Okay, so the title might be a bit of hyperbole. I think that’s what marketing people do. I don’t have marketing people, so I have to exaggerate all by myself. But hey, have I told you about The Other Place, other than in two of my last three posts? That’s more marketing, as I understand it. Granted, my understanding of marketing may be flawed.
So, to go back to where I left off hitting you over the head with posts about my new novel, The Other Place, that I kept telling you was going to be out soon: it’s (drum roll) out now!
[Steamers, confetti, etc.] Use your imagination. My mind is knee deep in confetti right now.
I’ve put together this sell sheet, which I hope you find enticing. It’s the sort of thing marketing people would do for someone who has marketing people. I did it myself, right after I washed my own damned windows.
Here are purchase links for those now sufficiently enticed:
For all others, I will talk to my marketing people about what they can do to up the enticement level. We’ll see what they can come up with. Meanwhile, there are unpaid internship opportunities available in my marketing department for anyone who wants to help me spread the word (e.g. share a post, tell a friend, throw confetti at strangers).
Thank you from the bottom of my corporate empire (which is the level within my corporate empire where I work).
It’s amazing how a little dose of parenthood can change your perspective. I suppose this is true in regard to human children too, but I’m thinking about the parenting of adopted insects.
For Big Man’s birthday, we got him a butterfly kit. This is a plastic cup of caterpillars and some mysterious earthy substance that we assumed was their food.
The caterpillars looked dead when we took their plastic habitat out of its box. At that point, our emotional attachment to them went no deeper than figuring out how to return a box of dead insects for a full refund.
The caterpillars were not dead; they were sleepy from their long, dark journey from the caterpillar factory. With a little light added to their world, they came to life, eating the mass of brown stuff and growing at an impressive rate. At the moment we discerned the change in their sizes, our emotional attachment to a cup full of bugs began.
They were supposed to climb to the lid of the container and there attach themselves for cocoon construction. We all gasped with awe at baby’s first steps as one, then another, began the climb. They must have been still a little hungry, because one after another they came back down for a snack, putting us all on an emotional roller coaster as they went up and down without attaching themselves to anything.
At last one of them hung from the lid and began the transformation. There was rejoicing throughout the land. One by one, they all followed suit, with the exception of one confused late bloomer. We wrung our hands over him, speculating upon whether he was ill or just daft. Finally, he joined his comrades and we all breathed easier.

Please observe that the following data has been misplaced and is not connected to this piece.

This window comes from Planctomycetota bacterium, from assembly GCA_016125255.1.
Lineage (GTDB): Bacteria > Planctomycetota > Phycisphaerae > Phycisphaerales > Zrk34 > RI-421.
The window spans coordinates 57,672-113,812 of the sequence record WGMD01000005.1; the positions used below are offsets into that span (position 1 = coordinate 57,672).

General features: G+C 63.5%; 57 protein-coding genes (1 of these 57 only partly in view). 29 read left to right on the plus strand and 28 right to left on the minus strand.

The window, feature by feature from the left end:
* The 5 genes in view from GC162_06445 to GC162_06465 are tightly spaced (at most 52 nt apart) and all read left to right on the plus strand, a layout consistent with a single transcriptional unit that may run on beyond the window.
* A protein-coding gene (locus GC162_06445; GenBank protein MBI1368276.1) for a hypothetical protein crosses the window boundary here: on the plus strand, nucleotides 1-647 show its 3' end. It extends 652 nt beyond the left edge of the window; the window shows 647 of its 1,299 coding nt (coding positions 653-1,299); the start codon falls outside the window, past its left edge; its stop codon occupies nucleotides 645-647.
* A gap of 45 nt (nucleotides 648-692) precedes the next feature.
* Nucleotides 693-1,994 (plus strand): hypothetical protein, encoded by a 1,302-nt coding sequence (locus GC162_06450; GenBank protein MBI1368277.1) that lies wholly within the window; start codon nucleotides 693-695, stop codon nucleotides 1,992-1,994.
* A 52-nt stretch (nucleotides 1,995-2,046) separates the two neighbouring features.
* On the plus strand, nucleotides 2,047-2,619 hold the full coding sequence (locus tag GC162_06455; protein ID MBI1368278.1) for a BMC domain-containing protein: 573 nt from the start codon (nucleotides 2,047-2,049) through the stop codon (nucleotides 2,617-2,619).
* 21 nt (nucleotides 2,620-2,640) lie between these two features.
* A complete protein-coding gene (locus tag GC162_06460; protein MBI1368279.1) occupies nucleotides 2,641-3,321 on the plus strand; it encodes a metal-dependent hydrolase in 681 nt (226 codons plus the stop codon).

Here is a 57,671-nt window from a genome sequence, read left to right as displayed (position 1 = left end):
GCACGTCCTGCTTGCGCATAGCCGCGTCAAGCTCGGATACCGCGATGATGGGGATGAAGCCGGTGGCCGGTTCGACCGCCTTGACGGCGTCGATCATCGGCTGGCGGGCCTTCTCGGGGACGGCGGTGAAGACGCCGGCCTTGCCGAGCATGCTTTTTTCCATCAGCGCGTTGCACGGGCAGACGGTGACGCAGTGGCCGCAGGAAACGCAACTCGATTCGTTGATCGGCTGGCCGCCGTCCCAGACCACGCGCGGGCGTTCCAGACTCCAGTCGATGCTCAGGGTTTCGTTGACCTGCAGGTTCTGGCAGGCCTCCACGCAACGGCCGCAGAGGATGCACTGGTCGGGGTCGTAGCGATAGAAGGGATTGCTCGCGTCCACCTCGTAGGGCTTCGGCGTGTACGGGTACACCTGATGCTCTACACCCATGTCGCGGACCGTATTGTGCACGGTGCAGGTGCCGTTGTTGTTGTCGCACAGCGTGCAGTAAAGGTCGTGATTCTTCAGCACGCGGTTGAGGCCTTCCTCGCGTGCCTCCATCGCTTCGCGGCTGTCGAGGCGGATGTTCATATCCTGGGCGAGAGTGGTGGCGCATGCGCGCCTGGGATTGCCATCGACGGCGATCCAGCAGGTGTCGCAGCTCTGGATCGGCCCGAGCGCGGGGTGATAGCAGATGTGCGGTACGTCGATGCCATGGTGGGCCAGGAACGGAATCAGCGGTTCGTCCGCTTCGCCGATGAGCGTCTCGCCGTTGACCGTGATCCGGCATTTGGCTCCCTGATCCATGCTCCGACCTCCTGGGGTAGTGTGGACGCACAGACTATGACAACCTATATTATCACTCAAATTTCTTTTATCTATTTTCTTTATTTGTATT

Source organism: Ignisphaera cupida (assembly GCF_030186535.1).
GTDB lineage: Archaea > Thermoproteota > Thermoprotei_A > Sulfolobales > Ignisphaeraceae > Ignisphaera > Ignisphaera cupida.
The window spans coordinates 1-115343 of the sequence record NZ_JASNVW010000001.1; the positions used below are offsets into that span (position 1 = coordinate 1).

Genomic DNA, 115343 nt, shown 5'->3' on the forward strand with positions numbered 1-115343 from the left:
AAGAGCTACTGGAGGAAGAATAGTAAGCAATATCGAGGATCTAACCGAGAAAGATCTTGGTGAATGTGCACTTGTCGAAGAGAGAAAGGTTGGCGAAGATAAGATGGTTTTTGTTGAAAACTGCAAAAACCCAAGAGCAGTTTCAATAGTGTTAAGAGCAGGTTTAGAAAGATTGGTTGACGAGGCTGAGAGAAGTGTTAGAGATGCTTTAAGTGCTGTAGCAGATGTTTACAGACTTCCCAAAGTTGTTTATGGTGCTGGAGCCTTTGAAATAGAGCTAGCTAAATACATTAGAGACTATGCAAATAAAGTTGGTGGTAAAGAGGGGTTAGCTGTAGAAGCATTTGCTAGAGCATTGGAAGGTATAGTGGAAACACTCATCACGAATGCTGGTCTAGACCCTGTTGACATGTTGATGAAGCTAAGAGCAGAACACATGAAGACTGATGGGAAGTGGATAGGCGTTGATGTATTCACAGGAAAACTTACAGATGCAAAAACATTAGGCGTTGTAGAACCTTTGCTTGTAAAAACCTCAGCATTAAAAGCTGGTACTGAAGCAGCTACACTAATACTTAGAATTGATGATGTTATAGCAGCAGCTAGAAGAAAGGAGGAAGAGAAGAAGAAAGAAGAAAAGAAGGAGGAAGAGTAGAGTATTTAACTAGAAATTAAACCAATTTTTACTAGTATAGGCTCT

We transferred them to their netted nursery. How long was it supposed to take them to be (re)born? No one knew. Days of doubt followed. One morning, there was a real, live butterfly clinging to the netting, his cocoon an empty shell. More rejoicing ensued.
It’s so hard to get children to smile for the camera.
Another butterfly appeared, then another and another. All but one had emerged victorious. While we waited and worried about the last, we cut up tangerines and carefully set the fruit inside the cage for food. I busied myself making our babies happy and comfortable, careful not to let anyone escape.
This made me realize that if a cousin of these precious creatures had flown into the house from outside, my wife would be chasing it with a bottle of Windex and a fly swatter. She’s not fond of insects, except the ones that are family.
We prepared ourselves for the worst regarding the remaining cocoon. Just when we had given up hope, there was movement. The butterfly struggled, but could not free himself. It was heartbreaking to watch him entangle himself deeper in silk and cocoon wreckage.
My wife prodded me to help him. With a toothpick I tore away his sticky fetters. I freed him, but alas, his wings were malformed. At my wife’s bidding, I set our poor Tiny Tim down next to the fruit, so the doomed child might live out his days in comfort.
The day came to send the kids out on their own. All but one found their way out into the open air. The last stayed by the fruit. My wife was convinced he was refusing to leave his wounded buddy. He might have just been hungry. The next day, the injured one expired. We gave the last healthy butterfly another chance to go. Having a clear conscience, he did not stay for the eulogy.
I wonder where the kids are now. Have they stayed nearby or are they off to see the world. I hope they don’t come home to visit. We don’t like insects in our house.
You know how sometimes a guest will come on a talk show and all they want to do is plug their new movie? Well, this is kind of like that, only worse. This is how it would be if Johnny Carson (because I’m old and can’t stay awake to watch the current shows) used his own show to plug his new movie.
Here I am (for the second week in a row, no less) corrupting my own cozy little family blog with book promotion. Well, at least it’s not a movie. Either way, it’s dreadfully annoying, right?